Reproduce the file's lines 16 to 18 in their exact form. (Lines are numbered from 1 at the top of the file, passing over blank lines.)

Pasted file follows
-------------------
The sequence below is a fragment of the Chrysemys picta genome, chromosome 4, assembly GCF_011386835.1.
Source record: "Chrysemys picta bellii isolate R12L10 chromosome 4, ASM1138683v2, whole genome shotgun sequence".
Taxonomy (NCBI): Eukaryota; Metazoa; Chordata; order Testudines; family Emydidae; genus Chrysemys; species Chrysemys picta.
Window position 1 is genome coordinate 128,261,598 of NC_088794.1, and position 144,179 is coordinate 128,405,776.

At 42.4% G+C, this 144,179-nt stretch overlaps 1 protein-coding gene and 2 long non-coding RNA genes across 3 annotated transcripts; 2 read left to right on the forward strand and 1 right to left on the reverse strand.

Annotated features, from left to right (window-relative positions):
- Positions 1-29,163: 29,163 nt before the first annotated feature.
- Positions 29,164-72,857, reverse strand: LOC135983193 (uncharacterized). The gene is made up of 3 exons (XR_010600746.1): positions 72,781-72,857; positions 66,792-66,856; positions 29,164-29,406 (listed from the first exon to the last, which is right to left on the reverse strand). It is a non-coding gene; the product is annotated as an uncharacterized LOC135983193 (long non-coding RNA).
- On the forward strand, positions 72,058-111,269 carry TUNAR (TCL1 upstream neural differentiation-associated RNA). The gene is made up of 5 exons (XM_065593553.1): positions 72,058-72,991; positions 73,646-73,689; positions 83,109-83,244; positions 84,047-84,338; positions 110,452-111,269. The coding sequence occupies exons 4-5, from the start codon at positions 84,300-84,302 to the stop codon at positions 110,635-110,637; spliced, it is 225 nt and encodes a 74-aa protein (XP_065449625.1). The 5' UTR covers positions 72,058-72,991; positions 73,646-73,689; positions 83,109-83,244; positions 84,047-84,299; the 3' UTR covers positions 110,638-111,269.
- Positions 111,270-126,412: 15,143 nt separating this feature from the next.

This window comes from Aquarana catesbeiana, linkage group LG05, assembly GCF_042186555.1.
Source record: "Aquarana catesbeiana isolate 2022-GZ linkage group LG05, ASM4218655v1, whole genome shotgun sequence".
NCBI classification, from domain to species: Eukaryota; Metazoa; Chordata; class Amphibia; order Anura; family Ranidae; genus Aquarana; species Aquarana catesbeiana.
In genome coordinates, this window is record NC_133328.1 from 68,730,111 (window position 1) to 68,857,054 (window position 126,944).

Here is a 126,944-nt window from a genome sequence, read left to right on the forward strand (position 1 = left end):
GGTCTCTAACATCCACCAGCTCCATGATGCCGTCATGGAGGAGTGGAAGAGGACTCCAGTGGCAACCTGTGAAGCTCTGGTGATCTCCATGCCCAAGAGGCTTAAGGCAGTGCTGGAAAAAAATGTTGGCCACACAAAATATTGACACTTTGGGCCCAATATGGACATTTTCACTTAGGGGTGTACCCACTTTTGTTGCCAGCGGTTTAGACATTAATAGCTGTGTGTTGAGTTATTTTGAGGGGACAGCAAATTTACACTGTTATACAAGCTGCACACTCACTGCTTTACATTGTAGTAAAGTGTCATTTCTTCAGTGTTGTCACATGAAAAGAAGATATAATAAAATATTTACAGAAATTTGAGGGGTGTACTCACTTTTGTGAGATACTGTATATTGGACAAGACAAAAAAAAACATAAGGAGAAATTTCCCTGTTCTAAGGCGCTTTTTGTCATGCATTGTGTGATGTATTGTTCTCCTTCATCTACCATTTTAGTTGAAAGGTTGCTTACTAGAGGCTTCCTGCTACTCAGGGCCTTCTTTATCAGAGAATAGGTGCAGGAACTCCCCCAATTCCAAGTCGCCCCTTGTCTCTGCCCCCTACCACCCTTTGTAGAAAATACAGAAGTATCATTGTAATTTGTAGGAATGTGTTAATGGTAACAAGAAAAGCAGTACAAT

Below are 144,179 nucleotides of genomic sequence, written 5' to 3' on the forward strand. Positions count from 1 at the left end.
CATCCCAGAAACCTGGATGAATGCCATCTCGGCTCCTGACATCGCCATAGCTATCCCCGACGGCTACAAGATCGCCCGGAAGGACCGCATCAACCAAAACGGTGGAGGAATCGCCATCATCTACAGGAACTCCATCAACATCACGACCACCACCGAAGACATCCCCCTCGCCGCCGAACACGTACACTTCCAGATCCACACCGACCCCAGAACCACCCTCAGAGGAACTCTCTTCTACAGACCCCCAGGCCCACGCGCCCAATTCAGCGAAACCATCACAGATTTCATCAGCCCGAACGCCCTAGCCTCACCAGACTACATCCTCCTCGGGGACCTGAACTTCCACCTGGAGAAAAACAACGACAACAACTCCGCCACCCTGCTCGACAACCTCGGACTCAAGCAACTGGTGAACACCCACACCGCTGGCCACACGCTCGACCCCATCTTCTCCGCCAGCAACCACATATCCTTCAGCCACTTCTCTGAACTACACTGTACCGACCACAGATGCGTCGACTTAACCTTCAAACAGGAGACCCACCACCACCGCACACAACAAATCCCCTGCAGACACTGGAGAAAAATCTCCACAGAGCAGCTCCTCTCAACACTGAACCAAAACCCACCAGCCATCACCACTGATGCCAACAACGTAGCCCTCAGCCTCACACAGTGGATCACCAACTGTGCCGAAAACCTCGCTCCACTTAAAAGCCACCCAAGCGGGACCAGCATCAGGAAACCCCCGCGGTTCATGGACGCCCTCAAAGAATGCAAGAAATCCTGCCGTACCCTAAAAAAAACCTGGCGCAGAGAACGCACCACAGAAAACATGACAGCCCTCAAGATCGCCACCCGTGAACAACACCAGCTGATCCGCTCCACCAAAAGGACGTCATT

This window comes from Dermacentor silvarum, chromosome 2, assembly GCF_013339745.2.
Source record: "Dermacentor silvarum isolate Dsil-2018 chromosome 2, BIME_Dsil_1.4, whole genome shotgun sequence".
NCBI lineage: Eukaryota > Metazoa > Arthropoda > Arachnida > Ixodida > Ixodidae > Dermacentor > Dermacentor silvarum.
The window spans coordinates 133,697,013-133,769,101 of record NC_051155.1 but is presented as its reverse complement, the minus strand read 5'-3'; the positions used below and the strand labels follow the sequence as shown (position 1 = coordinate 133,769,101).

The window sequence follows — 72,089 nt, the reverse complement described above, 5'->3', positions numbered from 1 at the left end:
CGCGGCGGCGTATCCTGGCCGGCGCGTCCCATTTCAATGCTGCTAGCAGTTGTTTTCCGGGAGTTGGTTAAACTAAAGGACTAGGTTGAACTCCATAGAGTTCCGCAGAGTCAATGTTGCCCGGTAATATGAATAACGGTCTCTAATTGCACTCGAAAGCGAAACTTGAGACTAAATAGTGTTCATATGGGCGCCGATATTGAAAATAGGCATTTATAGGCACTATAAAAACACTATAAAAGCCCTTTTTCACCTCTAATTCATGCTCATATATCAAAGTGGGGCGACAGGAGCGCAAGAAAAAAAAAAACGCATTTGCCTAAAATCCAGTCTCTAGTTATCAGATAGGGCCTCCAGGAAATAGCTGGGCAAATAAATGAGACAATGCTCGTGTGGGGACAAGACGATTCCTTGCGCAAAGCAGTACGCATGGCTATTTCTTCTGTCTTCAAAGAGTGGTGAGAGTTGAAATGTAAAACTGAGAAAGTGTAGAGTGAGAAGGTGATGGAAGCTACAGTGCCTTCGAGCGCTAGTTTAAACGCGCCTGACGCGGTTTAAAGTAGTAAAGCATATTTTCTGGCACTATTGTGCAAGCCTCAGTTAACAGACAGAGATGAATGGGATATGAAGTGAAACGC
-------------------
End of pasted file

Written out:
GGTCTCTAACATCCACCAGCTCCATGATGCCGTCATGGAGGAGTGGAAGAGGACTCCAGTGGCAACCTGTGAAGCTCTGGTGATCTCCATGCCCAAGAGGCTTAAGGCAGTGCTGGAAAAAAATGTTGGCCACACAAAATATTGACACTTTGGGCCCAATATGGACATTTTCACTTAGGGGTGTACCCACTTTTGTTGCCAGCGGTTTAGACATTAATAGCTGTGTGTTGAGTTATTTTGAGGGGACAGCAAATTTACACTGTTATACAAGCTGCACACTCACTGCTTTACATTGTAGTAAAGTGTCATTTCTTCAGTGTTGTCACATGAAAAGAAGATATAATAAAATATTTACAGAAATTTGAGGGGTGTACTCACTTTTGTGAGATACTGTATATTGGACAAGACAAAAAAAAACATAAGGAGAAATTTCCCTGTTCTAAGGCGCTTTTTGTCATGCATTGTGTGATGTATTGTTCTCCTTCATCTACCATTTTAGTTGAAAGGTTGCTTACTAGAGGCTTCCTGCTACTCAGGGCCTTCTTTATCAGAGAATAGGTGCAGGAACTCCCCCAATTCCAAGTCGCCCCTTGTCTCTGCCCCCTACCACCCTTTGTAGAAAATACAGAAGTATCATTGTAATTTGTAGGAATGTGTTAATGGTAACAAGAAAAGCAGTACAAT

Below are 144,179 nucleotides of genomic sequence, written 5' to 3' on the forward strand. Positions count from 1 at the left end.
CATCCCAGAAACCTGGATGAATGCCATCTCGGCTCCTGACATCGCCATAGCTATCCCCGACGGCTACAAGATCGCCCGGAAGGACCGCATCAACCAAAACGGTGGAGGAATCGCCATCATCTACAGGAACTCCATCAACATCACGACCACCACCGAAGACATCCCCCTCGCCGCCGAACACGTACACTTCCAGATCCACACCGACCCCAGAACCACCCTCAGAGGAACTCTCTTCTACAGACCCCCAGGCCCACGCGCCCAATTCAGCGAAACCATCACAGATTTCATCAGCCCGAACGCCCTAGCCTCACCAGACTACATCCTCCTCGGGGACCTGAACTTCCACCTGGAGAAAAACAACGACAACAACTCCGCCACCCTGCTCGACAACCTCGGACTCAAGCAACTGGTGAACACCCACACCGCTGGCCACACGCTCGACCCCATCTTCTCCGCCAGCAACCACATATCCTTCAGCCACTTCTCTGAACTACACTGTACCGACCACAGATGCGTCGACTTAACCTTCAAACAGGAGACCCACCACCACCGCACACAACAAATCCCCTGCAGACACTGGAGAAAAATCTCCACAGAGCAGCTCCTCTCAACACTGAACCAAAACCCACCAGCCATCACCACTGATGCCAACAACGTAGCCCTCAGCCTCACACAGTGGATCACCAACTGTGCCGAAAACCTCGCTCCACTTAAAAGCCACCCAAGCGGGACCAGCATCAGGAAACCCCCGCGGTTCATGGACGCCCTCAAAGAATGCAAGAAATCCTGCCGTACCCTAAAAAAAACCTGGCGCAGAGAACGCACCACAGAAAACATGACAGCCCTCAAGATCGCCACCCGTGAACAACACCAGCTGATCCGCTCCACCAAAAGGACGTCATT